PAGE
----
“Say pretty please.”

“Pretty please, ya dumb sneeze.”

“She called me ‘dumb,’ Teacher.”

Kelly stuck her tongue out at the snitch. I clapped my hands together. “Class. Y’all gotta listen.” Gayle snatched her pencil back and bounced the crayon off Kelly’s pert pug nose. Kelly grabbed the letter practice book and ran behind me.

“I’m agonna rip this up,” she said. Gayle could not wait for the teacher’s help. She knocked over both Suzy and her desk as she rushed after Kelly. 

I tried keeping the girls apart, but Kelly danced behind me and moved the book in circles around her face. “Na! Na! Na! You can’t get me,” she chanted right before Gayle got ahold of her right pigtail. The letter book fell, the chalk board collapsed, and Kelly sprang into fight mode. With me between them, both girls got fistfuls of hair. For several seconds the hair-pulling tug-of-war was a stalemate. Gayle’s longer arms gave her an advantage, but Kelly’s hotter temper made it a fair fight.

“Stop it! Y’all are wrong, wrong! Stop!” I said as I got out from between them.  Kelly was biting her stuck-out tongue to concentrate. Gayle held both of her sister’s pigtails when Kelly dropped her sister’s hair strands. Her smaller stature lacked the force she needed to make Gayle release the pigtails, so Kelly leaned back a bit and kicked her left foot high enough to get her foe right in the tee-heinie. The taller girl let go of the shorter one’s hair and fell to the carpet. She put both hands over the place of pain and let loose the “OWWWWW’s”

“That’s what you get,” said Kelly.

Gayle moaned like a dying opossum.

I sat on the wounded girl’s chair in defeat. Kelly tapped a line of dots on the fallen chalkboard as Gayle moaned on the floor. The taps and the owww’s melded into a zydeco…zydeco…zydeco rhythm in my head.

I looked out the room’s picture window to see a black and white world. A door marked ‘Fire Escape’ appeared to the right of the window. I walked to and through the door and looked down a narrow London street. Four mop-headed guys rushed past me. I gasped when the last one turned back and said, “Hurry! This way, luv.” I ran to join George and the three other Beatles. An old, clean man with round spectacles passed me. “Outta me way! I’m parading,” he said. I wore a short purple mini-dress and groovy white boots. In my left hand I held a beautician’s comb. “Here I come, George,” I said and sped past the grandpa. I followed John, Paul, George, and Ringo down alleys, through doors, and over fences before I thought, “Why are we running?”  Grandpa gained on me and as if to answer my mental question said, “They’re getting closer, lads!” From around the corner sped sixty-two screaming girls!  George reached for my right hand and pulled me into a limo parked on the street. I squeezed between George and John. Paul smiled hello and Ringo tapped my knee with his drum sticks. I held on to George’s hand and John tweeked my nose and kissed my cheek. To hide my nervous joy, I started styling their hair. First, I combed George’s and then leaned forward to comb Paul’s and Ringo’s. John pulled his cap low over his hair, so I turned to Grandpa. “I ain’t got much hair, ya cheeky girl, but you could massage me bum,” he said. Paul winked at me and told Grandpa, “Stop being such a mixer now, ya old troublemaker.” The car braked in a flash and we all tumbled out the limo and through a stage door. Cops held back new crowds of hysterical girls. I lost George’s hand but kept up with the band down dark halls, past dusty props, and through curtained passageways. I saw a light ahead and anticipated a magical stage, but going through the final black curtain led me to the white raised brick hearth of my parents’s fireplace.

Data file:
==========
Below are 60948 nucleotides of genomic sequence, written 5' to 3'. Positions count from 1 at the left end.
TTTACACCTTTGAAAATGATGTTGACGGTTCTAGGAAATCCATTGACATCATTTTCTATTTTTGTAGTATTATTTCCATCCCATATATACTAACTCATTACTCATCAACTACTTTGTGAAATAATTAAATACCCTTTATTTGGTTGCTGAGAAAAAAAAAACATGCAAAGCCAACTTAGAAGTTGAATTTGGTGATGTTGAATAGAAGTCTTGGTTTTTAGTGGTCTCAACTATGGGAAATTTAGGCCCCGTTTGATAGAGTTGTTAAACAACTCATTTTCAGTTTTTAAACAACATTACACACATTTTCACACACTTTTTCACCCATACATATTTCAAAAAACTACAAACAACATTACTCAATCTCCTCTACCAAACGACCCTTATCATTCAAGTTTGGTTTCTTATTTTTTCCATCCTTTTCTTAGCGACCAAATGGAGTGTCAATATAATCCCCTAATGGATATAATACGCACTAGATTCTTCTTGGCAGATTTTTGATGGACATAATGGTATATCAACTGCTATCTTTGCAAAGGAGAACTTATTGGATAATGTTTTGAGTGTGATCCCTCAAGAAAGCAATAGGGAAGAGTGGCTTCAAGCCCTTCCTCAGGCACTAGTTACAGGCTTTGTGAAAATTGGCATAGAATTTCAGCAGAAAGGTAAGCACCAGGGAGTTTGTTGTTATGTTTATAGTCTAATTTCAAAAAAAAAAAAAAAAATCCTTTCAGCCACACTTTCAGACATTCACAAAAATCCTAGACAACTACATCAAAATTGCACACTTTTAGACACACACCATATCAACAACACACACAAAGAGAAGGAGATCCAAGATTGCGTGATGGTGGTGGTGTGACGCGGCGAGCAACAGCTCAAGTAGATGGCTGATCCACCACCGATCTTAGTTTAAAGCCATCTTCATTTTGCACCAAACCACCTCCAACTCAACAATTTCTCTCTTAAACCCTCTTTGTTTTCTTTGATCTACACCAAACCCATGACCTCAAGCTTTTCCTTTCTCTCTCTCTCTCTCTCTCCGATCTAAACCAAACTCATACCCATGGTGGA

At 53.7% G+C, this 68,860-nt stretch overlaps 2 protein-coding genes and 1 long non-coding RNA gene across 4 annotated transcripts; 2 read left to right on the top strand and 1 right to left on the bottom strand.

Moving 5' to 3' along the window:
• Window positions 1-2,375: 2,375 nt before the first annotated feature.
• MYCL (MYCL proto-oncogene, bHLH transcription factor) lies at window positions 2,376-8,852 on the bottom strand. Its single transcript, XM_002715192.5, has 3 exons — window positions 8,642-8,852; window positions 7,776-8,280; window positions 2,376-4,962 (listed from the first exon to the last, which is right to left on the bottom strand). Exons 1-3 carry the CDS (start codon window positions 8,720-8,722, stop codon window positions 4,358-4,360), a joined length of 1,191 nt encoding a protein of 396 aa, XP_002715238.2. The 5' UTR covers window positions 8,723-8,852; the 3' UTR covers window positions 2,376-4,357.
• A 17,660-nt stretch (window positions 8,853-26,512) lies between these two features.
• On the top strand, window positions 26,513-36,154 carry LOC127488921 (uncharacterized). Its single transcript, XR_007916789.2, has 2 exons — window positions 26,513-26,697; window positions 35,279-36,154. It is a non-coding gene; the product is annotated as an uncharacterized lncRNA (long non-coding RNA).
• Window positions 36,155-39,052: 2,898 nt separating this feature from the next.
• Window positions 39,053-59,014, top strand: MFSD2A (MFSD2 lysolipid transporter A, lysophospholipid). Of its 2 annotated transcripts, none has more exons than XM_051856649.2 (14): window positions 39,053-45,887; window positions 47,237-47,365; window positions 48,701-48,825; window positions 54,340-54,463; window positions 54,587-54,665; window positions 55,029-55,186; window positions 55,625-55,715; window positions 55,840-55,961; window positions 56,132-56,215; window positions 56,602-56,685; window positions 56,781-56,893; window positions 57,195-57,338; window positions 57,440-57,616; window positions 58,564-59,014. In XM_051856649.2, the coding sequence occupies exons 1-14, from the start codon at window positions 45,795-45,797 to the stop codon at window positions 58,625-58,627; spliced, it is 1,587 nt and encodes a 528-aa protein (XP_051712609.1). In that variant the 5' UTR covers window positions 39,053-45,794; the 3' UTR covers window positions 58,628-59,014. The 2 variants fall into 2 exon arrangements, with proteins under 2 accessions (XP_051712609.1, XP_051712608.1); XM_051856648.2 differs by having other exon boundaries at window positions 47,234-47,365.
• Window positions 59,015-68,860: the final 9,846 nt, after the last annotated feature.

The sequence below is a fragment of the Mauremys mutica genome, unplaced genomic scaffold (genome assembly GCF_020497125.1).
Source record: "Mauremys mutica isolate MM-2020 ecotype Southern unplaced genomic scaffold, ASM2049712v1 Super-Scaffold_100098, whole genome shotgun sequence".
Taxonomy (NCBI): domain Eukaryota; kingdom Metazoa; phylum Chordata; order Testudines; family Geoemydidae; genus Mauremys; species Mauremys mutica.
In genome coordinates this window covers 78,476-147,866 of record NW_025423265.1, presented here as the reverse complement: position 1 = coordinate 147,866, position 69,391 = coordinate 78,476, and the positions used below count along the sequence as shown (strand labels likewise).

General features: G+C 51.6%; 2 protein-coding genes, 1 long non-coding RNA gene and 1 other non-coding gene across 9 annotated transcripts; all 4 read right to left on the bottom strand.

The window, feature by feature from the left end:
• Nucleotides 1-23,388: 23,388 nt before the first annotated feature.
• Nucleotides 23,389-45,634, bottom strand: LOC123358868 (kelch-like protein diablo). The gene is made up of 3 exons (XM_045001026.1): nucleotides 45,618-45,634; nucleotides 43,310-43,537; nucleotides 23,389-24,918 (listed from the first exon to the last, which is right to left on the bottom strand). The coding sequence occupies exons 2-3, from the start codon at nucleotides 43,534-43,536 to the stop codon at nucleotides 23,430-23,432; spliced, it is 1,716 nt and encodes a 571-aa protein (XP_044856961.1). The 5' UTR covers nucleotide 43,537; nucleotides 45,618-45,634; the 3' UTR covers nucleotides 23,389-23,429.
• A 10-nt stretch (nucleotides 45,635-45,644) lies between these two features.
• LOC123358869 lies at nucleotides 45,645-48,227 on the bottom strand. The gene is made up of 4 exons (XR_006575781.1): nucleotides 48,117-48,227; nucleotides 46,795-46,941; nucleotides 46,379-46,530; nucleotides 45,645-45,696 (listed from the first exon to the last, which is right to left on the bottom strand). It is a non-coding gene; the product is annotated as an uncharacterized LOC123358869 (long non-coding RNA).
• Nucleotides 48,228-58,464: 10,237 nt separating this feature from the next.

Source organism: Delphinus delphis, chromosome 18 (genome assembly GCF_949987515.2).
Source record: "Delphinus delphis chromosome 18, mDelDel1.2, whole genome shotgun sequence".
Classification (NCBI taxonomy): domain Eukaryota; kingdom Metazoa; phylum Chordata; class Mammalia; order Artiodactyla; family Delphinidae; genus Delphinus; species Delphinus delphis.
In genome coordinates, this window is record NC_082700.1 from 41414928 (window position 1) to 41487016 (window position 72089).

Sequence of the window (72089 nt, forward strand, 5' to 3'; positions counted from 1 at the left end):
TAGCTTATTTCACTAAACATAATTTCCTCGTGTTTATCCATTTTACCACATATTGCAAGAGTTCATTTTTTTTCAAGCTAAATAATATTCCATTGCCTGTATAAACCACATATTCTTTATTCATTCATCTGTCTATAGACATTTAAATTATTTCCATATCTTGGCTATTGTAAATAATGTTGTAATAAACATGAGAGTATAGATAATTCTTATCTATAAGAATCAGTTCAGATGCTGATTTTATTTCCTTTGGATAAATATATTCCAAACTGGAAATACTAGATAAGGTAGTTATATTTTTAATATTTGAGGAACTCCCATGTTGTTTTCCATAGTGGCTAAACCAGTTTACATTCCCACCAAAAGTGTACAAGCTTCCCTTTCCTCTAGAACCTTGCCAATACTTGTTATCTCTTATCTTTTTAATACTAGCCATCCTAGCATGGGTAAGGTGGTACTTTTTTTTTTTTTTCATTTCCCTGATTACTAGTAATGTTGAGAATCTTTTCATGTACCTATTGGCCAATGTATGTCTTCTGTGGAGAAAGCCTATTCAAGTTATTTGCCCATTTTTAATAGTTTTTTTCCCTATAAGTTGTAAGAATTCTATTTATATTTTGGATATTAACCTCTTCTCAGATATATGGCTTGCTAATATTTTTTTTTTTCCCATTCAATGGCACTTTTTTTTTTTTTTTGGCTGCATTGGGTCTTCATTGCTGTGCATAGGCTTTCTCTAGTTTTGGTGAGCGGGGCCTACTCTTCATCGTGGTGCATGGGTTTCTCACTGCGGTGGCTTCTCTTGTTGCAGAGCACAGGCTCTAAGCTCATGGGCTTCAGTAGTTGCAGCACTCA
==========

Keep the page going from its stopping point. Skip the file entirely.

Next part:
Kelly and Gayle held tennis rackets and were strumming them like guitars.  “She loves you, yeah, yeah, yeah,” sang Gayle, and Kelly shook her hips and moved her head back and forth fast enough for her bangs to keep rhythm with the “yeah, yeah, yeahs.” The rubble of my alphabet lesson littered the living room floor.  I began picking up chalk, crayons, a pencil, and writing tablets as my little sisters lost themselves in their music.

I sat on the formerly wounded sister’s chair in defeat and decided teaching was not for me.